Cushon, the fintech workplace savings disrupter, has announced that it has launched the world’s first net zero pension.
Cushon’s pension is the first of its kind in that it is Net Zero now – not later – unlike competitors in the market who have long-reaching targets to achieve the same by 2030 or even 2050. The fund will have a management fee of just 0.15% while offering highly competitive returns without sacrificing performance.
Cushon’s Net Zero pension will enable people to slow down climate change quickly, easily and meaningfully via the choices they make for their pension helping to protect our environment and align towards the Paris Climate Agreement and a 1.5-degree world.
Each year, the average UK pension member unwittingly finances 23 tonnes of CO2 emissions through the businesses their pension invests in. That’s the equivalent of running either nine family cars each year, using 940 gas propane cylinders, or burning 1,100 coal fires annually, simply as a by-product of saving for retirement. To counteract this you would need to recycle for 19 years or plant 30 acres of new forest.
While there are a number of pension investment funds that claim to be socially responsible, these funds often come with higher charges and are still a long way away from being net-zero – a target set by the UK Government to be met by 2050. Cushon’s pension is Net Zero right from the get-go.
The launch will also cater to growing demand in the market, as employees become increasingly concerned with the impact of their finances. Cushon’s recent research shows that 68.6% of employees are concerned that their company pension could be investing in businesses that are contributing to climate change. 48.2% of employees would like the option to invest their pension in businesses that do not contribute to climate change and 39.8% would like their employer to move to a pension provider that is making a positive impact on climate change.
Ben Pollard, Founder & CEO, Cushon, said: “In 1995, the average carbon emissions per capita in the UK were 9.3 tonnes. Over the last 25 years we have actively managed to get this down to 5.6 tonnes, yet the way we invest our pension pots remains relatively unchanged and finances nearly four times our personal emissions. All this effort to reduce our carbon footprints by recycling and taking more responsibility in the way we live our lives, only to still significantly contribute to global warming through retirement saving.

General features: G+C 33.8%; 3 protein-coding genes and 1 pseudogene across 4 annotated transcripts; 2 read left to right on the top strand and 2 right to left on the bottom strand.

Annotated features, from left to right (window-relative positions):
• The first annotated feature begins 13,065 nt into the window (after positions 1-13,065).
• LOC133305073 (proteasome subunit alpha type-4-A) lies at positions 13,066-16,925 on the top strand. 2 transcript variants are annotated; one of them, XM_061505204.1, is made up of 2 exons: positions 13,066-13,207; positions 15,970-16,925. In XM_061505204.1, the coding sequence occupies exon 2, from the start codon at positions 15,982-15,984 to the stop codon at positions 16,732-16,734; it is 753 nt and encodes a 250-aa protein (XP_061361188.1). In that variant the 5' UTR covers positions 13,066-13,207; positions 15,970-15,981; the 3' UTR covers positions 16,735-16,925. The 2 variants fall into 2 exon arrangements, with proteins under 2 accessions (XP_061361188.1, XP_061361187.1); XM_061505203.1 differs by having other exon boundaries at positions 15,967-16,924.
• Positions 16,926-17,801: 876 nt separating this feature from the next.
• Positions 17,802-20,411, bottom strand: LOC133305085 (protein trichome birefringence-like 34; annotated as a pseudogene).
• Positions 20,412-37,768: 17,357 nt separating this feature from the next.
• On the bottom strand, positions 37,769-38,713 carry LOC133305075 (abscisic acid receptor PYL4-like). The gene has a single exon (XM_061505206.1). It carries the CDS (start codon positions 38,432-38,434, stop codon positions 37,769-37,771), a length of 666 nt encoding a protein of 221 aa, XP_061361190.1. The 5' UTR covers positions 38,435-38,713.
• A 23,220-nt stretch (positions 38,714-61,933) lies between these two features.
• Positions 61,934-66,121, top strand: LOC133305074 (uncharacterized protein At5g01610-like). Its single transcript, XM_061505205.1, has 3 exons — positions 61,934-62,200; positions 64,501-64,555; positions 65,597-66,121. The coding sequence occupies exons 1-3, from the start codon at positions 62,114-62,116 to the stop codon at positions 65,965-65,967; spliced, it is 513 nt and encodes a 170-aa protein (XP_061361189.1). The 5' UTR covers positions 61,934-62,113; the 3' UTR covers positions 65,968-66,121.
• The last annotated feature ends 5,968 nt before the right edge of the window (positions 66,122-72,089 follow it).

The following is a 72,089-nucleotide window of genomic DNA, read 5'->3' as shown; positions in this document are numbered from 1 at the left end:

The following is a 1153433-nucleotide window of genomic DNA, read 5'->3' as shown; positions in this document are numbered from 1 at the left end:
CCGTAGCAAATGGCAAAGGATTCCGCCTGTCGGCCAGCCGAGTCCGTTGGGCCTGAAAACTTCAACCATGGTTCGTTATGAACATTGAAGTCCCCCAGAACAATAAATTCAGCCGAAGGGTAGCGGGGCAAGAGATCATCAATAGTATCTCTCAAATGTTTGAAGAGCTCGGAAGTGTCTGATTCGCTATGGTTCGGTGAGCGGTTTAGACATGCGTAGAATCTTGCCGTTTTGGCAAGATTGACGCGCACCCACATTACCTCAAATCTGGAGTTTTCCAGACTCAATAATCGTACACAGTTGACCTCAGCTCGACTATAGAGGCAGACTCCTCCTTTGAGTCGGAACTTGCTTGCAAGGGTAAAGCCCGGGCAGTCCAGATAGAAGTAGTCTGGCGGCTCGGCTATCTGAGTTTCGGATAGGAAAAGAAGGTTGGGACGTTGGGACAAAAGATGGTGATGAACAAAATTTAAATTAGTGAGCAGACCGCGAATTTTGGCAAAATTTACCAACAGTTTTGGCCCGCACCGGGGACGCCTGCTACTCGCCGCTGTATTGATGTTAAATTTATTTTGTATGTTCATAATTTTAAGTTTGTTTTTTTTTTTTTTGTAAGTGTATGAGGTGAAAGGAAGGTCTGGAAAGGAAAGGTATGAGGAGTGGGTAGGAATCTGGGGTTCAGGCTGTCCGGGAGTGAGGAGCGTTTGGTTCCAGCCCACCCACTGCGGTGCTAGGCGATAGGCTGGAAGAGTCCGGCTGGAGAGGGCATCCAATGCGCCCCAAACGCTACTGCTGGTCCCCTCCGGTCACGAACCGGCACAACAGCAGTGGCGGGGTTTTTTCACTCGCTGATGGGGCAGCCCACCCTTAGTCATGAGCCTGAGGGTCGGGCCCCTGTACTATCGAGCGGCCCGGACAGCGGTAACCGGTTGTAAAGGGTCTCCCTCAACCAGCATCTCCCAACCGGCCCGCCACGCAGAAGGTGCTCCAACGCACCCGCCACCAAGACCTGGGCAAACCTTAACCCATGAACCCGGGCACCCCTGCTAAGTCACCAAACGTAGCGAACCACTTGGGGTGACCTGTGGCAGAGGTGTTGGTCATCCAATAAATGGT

“At Cushon, we know that people want their retirement saving to help tackle climate change without sacrificing returns. We wanted to find a very real way of making this work by delivering a pension that is Net Zero now. Not in 30 years, not in 15 years, but now. By choosing a Net Zero pension, employers are helping their employees have a direct and significant impact on climate change. The demand that we have already seen for our Net Zero pension is testament to this and we are now working towards being able to offer the same philosophy through our other product offerings.”
Choosing to use a climate-friendly pension provider is an easy way for businesses to significantly reduce their employees’ contribution to global warming, taking a huge step towards protecting the environment we live in.
Supporting the launch, Richard Curtis, film writer and Co-Founder of Make My Money Matter, said: “The launch of a pension that is net-zero now – not later – shows what is possible from the pensions industry when tackling the climate emergency is taken seriously. This new pension, with robust sustainability credentials, will be the first of its kind and so we are delighted to partner with Cushon as they continue to integrate environmental criteria across the board.
“This is the kind of leadership that the pension industry – and the world – needs in the years ahead as we look to transition to a green economy post-Covid-19. With COP26 taking place in Glasgow next year, all eyes are set to be on the UK and its environmental credentials, so it is great to have firms like Cushon taking concrete steps to address the climate crisis, which should hopefully incentivise more providers across the industry to follow suit.”